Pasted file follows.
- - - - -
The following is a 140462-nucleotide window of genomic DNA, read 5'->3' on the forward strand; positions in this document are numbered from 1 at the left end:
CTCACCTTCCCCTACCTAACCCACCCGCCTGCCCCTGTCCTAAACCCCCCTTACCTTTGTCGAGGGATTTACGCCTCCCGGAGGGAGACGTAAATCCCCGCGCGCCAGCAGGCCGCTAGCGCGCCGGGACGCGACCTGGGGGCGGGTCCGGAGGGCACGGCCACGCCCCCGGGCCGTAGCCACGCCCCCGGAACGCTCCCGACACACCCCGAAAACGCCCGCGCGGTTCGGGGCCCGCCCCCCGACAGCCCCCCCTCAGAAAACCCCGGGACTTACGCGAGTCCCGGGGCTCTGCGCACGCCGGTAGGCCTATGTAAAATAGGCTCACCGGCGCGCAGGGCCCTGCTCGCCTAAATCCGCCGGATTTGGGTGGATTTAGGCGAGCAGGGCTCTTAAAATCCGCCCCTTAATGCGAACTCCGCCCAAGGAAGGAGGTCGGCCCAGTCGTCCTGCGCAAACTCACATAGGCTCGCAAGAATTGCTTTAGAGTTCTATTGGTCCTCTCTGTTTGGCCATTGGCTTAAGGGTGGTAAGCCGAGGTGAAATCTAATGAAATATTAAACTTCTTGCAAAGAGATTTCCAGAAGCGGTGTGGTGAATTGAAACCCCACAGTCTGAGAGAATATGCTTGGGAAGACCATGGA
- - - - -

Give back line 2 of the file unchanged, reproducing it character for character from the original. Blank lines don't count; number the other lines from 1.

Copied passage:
CTCACCTTCCCCTACCTAACCCACCCGCCTGCCCCTGTCCTAAACCCCCCTTACCTTTGTCGAGGGATTTACGCCTCCCGGAGGGAGACGTAAATCCCCGCGCGCCAGCAGGCCGCTAGCGCGCCGGGACGCGACCTGGGGGCGGGTCCGGAGGGCACGGCCACGCCCCCGGGCCGTAGCCACGCCCCCGGAACGCTCCCGACACACCCCGAAAACGCCCGCGCGGTTCGGGGCCCGCCCCCCGACAGCCCCCCCTCAGAAAACCCCGGGACTTACGCGAGTCCCGGGGCTCTGCGCACGCCGGTAGGCCTATGTAAAATAGGCTCACCGGCGCGCAGGGCCCTGCTCGCCTAAATCCGCCGGATTTGGGTGGATTTAGGCGAGCAGGGCTCTTAAAATCCGCCCCTTAATGCGAACTCCGCCCAAGGAAGGAGGTCGGCCCAGTCGTCCTGCGCAAACTCACATAGGCTCGCAAGAATTGCTTTAGAGTTCTATTGGTCCTCTCTGTTTGGCCATTGGCTTAAGGGTGGTAAGCCGAGGTGAAATCTAATGAAATATTAAACTTCTTGCAAAGAGATTTCCAGAAGCGGTGTGGTGAATTGAAACCCCACAGTCTGAGAGAATATGCTTGGGAAGACCATGGA